On Jan. 1 of this year, the Kenai Peninsula Borough assumed operational control of the Central Peninsula Landfill, taking over from Waste Management Inc., a Houston firm that ran the landfill through its subsidiary Peninsula Sanitation.
The Houston company, which holds more than 1,600 waste-management contracts across the nation, has been reducing its participation in that industry, and late last year informed the borough it would not seek to renew its borough contract.
That prompted General Services Director Richard Campbell and Solid Waste Director Catherine Mayer to tell the assembly that doing the management in-house could result in significant savings over time.
"Cost savings may not always be immediately measurable," Campbell and Mayer said, "but savings are expected five, 10, 15 years in the future."
The assembly voted in December to take that route.
At a work session before the Jan. 18 meeting, Mayor Dale Bagley reported to the assembly on the progress of the shift from hired to in-house management, and followed that up with a written memo in the packet for Tuesday's assembly meeting.
Assembly action late last year established 11 borough jobs replacing former contract positions. Current borough employees took three of those jobs, while eight were hired from a pool of 500 applicants, Bagley said.
"All staff has prior landfill-solid waste experience with the exception of the mechanic," he said.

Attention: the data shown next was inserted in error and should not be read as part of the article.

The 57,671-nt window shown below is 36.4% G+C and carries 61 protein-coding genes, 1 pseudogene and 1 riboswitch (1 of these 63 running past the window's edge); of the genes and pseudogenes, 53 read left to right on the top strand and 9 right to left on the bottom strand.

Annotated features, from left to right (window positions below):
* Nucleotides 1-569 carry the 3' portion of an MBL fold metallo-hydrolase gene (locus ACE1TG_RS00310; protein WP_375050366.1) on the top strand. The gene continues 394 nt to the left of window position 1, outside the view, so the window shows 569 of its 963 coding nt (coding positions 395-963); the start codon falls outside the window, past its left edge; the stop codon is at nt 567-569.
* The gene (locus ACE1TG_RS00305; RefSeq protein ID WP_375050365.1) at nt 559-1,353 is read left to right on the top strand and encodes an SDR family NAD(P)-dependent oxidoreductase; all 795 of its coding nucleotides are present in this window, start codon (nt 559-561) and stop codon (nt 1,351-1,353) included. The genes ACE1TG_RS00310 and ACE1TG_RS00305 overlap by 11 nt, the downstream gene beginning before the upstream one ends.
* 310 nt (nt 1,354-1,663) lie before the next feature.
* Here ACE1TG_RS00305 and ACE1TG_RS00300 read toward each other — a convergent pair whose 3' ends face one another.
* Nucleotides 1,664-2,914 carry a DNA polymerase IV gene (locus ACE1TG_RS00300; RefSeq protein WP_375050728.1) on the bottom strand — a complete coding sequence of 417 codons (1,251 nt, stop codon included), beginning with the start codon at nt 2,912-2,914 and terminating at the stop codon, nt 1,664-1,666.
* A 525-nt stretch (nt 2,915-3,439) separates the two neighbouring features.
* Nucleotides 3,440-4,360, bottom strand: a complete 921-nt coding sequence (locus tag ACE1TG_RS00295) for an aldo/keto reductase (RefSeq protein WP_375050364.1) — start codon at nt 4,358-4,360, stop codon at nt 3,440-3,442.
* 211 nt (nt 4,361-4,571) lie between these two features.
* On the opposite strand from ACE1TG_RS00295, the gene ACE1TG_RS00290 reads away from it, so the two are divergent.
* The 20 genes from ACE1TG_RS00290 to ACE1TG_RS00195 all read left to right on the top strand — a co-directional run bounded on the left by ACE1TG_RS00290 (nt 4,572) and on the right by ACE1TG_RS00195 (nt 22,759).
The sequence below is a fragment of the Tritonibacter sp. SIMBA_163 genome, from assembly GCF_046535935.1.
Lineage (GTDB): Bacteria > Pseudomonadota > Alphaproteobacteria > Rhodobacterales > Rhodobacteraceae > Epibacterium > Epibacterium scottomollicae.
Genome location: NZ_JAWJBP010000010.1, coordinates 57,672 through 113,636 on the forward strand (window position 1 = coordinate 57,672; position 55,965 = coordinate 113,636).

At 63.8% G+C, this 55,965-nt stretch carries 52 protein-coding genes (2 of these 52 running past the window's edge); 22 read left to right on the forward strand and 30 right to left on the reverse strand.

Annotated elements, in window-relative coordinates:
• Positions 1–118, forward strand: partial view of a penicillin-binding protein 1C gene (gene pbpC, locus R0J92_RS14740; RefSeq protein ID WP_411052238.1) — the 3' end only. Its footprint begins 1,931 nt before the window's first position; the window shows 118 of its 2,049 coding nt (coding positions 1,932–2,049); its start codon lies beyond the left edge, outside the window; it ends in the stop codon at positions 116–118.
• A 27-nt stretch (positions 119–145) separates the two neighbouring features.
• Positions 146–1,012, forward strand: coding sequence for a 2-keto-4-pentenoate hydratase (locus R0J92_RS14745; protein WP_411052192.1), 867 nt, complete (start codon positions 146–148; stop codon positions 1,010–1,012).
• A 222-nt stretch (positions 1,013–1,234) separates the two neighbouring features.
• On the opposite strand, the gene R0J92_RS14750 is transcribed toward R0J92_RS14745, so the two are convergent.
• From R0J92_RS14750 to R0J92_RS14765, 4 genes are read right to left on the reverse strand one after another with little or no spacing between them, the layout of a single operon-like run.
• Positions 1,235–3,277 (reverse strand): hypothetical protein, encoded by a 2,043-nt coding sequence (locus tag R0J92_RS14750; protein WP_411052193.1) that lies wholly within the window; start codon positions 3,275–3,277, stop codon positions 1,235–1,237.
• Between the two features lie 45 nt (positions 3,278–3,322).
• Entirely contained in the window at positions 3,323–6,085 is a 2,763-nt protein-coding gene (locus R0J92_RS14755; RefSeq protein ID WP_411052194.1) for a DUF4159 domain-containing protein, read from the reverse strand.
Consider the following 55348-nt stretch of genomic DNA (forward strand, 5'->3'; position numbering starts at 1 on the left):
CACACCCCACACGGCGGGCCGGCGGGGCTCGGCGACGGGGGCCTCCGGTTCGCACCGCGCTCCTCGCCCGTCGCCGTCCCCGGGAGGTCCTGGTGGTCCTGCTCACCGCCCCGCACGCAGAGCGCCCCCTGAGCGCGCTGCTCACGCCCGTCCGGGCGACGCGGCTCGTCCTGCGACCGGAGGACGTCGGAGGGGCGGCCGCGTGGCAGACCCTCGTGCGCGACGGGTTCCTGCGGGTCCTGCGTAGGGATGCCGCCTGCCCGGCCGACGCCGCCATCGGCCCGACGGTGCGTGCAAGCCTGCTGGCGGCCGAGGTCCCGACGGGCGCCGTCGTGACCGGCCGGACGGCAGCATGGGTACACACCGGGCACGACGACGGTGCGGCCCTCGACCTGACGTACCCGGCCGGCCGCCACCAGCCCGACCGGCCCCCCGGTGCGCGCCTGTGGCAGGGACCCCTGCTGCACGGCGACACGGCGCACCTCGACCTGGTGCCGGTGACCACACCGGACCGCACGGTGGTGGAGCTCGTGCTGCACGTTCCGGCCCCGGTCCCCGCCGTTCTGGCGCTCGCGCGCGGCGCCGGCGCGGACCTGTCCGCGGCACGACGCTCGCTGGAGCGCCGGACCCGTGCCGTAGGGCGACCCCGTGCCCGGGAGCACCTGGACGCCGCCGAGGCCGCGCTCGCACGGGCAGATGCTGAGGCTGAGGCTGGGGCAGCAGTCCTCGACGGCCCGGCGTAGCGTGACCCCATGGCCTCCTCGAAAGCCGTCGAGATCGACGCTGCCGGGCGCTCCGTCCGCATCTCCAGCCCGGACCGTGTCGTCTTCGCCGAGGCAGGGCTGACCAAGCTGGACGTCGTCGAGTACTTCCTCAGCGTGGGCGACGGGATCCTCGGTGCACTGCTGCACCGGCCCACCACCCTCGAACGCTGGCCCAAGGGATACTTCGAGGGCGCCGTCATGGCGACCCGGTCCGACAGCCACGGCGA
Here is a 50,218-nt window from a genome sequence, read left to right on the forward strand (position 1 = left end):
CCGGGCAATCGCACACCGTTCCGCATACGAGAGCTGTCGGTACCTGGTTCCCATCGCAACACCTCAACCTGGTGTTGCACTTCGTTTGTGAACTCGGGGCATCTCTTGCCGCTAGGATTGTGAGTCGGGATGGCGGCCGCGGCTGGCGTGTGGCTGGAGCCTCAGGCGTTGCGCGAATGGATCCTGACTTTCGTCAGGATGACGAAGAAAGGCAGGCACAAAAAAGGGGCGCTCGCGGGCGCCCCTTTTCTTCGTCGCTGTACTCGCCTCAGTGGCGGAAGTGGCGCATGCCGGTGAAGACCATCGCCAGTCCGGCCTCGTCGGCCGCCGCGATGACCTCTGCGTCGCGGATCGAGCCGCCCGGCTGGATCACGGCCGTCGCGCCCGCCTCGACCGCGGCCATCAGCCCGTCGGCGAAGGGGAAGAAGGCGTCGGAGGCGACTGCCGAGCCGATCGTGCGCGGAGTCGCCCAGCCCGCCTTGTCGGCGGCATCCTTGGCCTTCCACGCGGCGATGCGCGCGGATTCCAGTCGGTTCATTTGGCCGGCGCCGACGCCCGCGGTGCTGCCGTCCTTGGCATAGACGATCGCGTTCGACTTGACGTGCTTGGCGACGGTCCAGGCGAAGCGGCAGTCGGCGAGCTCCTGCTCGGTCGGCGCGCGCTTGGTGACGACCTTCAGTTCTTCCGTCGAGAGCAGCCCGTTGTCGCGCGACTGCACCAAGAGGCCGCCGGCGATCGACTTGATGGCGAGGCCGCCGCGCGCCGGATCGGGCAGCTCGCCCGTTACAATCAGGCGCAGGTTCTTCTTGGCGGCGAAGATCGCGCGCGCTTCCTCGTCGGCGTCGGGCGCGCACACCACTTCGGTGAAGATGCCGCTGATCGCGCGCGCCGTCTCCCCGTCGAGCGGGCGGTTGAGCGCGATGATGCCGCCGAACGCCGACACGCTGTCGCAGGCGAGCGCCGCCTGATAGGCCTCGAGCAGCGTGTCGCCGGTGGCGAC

The transition from contract to borough operations has proceeded smoothly, the mayor told the assembly. Waste Management Inc. had mostly closed out its contract, he noted, but some work remained. Appropriate deductions would be made from the contractor's final payment, he said.
Meanwhile, final punch list items are all that remain to compete construction a new landfill cell, Bagley said. In 2002, borough voters approved issuing up to $12 million in bonds to build two new cells as needed. It is the first of these that now is close to completion.
However, the project still awaits a demonstration by the construction contractor that the 280,000-gallon leachate tank is leak-free. The borough will not accept the tank if a leak exists, Bagley said.
At the same time, landfill staff has been pumping substantial amounts of storm water from the new landfill cell liner and will assist with final construction tasks necessary before commencing landfill operations, Bagley said.
Equipment contracts totaling $1.32 million were awarded in December to Craig Taylor Equipment Co., Construction Machinery Industrial, LLC; NC Machinery; and Alaska Truck Center. Bagley noted that some equipment would not arrive until May, which he said had been a surprise because that differed from information provided by vendors during planning. However, temporary equipment leasing contracts were awarded to Fellman Machinery and Airport Equipment.
The borough has negotiated to purchase used tools and equipment and has borrowed other equipment from the Homer Landfill. An old water truck was acquired from Central Emergency Services. Assorted office equipment was acquired at no cost.
Bagley also noted ongoing work leading to closure of the old landfill next year. The exact timing of the closure will depend on when the new site is ready and when the current site reaches the desired capacity, he said.
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